Red Skelton god bless/may god bless 1997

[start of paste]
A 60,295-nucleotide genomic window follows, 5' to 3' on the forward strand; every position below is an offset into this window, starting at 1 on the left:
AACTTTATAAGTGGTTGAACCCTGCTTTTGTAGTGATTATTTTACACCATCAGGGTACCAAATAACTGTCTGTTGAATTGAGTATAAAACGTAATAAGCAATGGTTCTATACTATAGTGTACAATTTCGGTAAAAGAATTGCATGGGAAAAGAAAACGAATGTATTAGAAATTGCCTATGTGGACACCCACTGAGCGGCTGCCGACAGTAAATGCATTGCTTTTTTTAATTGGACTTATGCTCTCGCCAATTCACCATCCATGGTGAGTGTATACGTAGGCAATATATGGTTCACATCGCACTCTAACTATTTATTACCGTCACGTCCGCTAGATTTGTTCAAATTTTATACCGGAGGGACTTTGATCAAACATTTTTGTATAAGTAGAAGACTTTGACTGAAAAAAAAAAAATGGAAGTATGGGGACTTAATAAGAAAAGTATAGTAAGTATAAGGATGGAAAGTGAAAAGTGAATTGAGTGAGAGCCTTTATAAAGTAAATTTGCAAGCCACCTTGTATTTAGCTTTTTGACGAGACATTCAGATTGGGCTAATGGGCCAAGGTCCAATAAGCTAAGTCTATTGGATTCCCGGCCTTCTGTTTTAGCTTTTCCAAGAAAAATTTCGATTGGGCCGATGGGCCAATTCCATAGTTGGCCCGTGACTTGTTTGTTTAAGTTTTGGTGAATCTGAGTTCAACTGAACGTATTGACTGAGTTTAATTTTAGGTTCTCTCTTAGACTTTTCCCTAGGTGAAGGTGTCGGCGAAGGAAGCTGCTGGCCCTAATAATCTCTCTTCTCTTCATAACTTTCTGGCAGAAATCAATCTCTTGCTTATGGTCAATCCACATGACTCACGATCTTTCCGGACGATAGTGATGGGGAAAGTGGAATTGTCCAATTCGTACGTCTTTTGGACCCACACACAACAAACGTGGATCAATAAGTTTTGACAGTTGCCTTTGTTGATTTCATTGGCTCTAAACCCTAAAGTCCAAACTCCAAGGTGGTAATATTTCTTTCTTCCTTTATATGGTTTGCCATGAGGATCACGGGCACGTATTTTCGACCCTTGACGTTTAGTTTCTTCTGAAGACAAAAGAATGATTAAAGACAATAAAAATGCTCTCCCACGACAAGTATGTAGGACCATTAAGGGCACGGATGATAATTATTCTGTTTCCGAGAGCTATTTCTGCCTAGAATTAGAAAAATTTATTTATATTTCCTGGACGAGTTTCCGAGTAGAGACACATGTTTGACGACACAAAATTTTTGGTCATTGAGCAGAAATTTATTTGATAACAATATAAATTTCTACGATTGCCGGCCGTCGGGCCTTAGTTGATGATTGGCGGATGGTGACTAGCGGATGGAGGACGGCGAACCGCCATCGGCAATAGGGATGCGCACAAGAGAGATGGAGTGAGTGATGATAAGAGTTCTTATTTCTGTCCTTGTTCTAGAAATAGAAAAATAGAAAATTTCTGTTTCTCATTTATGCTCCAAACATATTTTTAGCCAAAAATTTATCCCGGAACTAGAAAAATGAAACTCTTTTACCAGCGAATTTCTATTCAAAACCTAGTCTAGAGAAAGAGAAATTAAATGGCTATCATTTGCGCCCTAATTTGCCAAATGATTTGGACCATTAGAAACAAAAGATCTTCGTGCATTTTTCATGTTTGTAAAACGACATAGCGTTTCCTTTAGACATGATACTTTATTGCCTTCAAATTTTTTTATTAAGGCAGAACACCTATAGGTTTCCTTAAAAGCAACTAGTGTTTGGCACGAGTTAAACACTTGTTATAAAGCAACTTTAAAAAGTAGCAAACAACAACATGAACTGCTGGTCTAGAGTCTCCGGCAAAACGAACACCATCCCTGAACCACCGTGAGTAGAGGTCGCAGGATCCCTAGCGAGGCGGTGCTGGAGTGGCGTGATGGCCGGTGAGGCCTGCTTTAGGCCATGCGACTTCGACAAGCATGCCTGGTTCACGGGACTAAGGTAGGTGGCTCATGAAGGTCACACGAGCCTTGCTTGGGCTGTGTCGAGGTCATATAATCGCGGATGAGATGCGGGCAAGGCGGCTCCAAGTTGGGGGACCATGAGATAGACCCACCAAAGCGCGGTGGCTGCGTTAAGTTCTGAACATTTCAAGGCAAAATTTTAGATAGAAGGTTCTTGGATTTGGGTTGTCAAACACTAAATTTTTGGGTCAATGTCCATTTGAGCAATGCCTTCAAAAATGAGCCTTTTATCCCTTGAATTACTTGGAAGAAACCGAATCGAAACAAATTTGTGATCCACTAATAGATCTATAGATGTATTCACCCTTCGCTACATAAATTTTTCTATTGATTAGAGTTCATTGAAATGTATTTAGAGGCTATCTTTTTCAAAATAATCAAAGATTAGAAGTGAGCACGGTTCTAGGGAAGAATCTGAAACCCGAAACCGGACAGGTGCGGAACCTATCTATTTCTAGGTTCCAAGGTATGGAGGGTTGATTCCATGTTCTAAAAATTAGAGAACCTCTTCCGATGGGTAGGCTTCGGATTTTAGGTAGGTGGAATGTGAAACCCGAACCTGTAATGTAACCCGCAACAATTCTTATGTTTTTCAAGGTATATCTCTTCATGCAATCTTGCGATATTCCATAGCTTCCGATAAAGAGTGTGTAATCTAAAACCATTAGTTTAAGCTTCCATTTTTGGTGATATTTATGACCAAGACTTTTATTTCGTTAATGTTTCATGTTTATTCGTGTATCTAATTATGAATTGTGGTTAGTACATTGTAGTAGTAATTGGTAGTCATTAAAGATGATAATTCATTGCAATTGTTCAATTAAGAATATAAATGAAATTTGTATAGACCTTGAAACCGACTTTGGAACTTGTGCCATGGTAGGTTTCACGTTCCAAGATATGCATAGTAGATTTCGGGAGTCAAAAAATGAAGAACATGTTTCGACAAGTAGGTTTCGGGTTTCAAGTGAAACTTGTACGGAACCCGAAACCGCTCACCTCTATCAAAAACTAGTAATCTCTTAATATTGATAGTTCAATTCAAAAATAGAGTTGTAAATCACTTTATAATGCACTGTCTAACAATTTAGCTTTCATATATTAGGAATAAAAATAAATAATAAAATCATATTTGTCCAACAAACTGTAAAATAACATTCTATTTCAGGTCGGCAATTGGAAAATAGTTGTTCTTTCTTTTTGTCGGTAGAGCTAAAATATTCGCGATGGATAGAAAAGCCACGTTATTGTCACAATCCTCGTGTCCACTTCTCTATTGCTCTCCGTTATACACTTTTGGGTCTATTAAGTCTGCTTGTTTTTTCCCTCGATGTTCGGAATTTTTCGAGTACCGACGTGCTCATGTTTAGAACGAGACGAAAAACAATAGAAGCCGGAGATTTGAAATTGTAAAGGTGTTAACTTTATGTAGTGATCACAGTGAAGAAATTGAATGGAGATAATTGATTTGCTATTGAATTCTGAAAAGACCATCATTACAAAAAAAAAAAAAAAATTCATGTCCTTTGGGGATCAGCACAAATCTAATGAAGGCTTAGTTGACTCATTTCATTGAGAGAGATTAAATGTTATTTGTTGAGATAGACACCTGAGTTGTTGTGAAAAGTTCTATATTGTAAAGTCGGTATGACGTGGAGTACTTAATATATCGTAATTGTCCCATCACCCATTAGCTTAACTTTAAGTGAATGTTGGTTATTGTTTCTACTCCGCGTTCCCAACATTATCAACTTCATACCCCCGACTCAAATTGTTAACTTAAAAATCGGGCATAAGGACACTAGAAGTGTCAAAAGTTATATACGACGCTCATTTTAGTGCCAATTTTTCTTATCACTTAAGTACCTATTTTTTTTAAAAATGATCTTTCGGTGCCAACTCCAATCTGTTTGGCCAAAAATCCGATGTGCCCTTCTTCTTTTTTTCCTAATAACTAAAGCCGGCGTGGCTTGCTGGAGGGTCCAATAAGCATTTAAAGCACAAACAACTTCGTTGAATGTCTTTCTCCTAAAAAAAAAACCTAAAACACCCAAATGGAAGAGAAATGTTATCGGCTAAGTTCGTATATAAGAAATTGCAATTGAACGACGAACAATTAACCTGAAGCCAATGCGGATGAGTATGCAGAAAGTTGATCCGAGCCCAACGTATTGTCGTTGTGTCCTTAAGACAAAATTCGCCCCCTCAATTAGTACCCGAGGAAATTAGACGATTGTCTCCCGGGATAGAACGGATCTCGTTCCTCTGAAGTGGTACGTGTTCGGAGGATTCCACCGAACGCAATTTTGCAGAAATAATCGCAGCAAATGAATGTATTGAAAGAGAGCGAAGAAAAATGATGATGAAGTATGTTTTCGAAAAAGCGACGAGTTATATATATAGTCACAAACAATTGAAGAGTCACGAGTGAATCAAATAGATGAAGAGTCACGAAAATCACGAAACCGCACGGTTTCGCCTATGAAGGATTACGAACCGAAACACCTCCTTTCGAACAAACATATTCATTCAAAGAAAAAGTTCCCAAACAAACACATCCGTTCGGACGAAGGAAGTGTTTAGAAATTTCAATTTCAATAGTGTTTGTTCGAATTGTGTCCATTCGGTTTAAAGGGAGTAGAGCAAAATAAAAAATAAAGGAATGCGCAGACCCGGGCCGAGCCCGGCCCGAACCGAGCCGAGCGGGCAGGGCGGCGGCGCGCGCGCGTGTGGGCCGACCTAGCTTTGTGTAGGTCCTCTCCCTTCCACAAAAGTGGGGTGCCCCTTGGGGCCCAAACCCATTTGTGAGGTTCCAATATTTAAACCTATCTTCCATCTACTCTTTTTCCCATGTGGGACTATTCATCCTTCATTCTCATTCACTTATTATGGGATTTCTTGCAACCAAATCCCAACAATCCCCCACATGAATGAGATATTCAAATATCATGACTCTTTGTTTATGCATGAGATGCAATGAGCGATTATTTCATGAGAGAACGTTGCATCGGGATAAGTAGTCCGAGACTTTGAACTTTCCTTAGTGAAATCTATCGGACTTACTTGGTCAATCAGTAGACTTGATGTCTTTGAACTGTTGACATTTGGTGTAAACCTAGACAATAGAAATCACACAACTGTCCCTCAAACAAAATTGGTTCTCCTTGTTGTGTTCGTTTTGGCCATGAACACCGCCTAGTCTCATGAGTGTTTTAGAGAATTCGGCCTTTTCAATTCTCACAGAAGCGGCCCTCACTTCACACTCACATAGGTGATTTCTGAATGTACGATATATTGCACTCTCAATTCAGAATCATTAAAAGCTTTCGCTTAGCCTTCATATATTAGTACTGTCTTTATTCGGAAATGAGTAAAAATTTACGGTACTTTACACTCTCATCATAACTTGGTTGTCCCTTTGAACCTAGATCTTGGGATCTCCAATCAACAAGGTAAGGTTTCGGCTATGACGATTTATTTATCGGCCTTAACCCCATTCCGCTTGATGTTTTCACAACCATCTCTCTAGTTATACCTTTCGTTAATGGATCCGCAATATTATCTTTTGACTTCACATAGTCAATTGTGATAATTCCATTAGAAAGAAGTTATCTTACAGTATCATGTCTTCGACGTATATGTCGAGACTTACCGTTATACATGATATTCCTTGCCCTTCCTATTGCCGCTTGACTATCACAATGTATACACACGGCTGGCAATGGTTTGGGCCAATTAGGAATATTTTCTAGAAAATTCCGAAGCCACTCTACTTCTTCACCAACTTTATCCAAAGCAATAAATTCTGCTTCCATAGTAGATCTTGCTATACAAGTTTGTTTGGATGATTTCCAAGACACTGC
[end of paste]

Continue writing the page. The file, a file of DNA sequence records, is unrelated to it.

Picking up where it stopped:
EDITORIAL Red Skelton Hoosier legend left us laughing Indiana has been home to many great comedians from Phil Silvers and Herb Shriner to David tetterman. But the greatest was an elder statesman of comedy, Red Skelton. Born in Vincennes, he grew up entertaining for pennies on the streets of the Knox County seat. His career spanned the era of burlesque, burlesque, vaudeville and black-faced singers, but his ability to entertain entertain using so many forms of comedy in his time was virtually unmatched. Skelton was not only the master of stand-up comedy and variety variety show skits, but the lost comedic art of mime. For years, his CBS television show featured "The Silent Spot," a segment featuring featuring Skelton tripping on make believe banana peels, pushed by invisible objects and arguing with imaginary people. It was through this form that Skelton proved that he could not only make millions of Americans laugh without using profanity, but he could do it without saying a word. Skelton was a down home Hoosier who followed in the footsteps footsteps of a father he barely knew. He became a clown and he later sold paintings of clowns for thousands of dollars. But he will always be remembered most as a man who painted smiles on faces with laughter. At the conclusion of his television show, Skelton always appeared humbly on stage to address the audience with the words, "Good night, and may God bless." Asked in later years why he said "may" instead of just "God bless," Skelton explained that he didn't want to command anything of God; he merely wanted to wish his audience good fortune. With a Hoosier legend entertaining them, audiences were blessed with the great fortune of witnessing a man who left a legacy legacy of laughter.